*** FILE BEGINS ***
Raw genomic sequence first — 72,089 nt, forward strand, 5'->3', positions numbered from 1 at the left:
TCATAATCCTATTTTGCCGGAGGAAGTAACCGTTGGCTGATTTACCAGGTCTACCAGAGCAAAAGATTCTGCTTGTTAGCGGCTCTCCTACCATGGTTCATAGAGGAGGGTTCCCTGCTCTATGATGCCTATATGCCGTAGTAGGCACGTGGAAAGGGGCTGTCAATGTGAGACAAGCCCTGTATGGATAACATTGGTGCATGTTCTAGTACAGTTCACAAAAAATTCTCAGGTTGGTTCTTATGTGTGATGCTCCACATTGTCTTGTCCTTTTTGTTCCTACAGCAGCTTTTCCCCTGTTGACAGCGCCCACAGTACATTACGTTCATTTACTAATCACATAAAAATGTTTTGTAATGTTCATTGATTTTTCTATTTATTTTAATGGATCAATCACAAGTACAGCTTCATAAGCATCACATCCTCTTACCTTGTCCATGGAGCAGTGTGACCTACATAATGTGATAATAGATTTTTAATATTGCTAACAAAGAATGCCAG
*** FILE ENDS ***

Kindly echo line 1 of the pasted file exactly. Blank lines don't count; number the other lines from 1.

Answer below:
Raw genomic sequence first — 72,089 nt, forward strand, 5'->3', positions numbered from 1 at the left: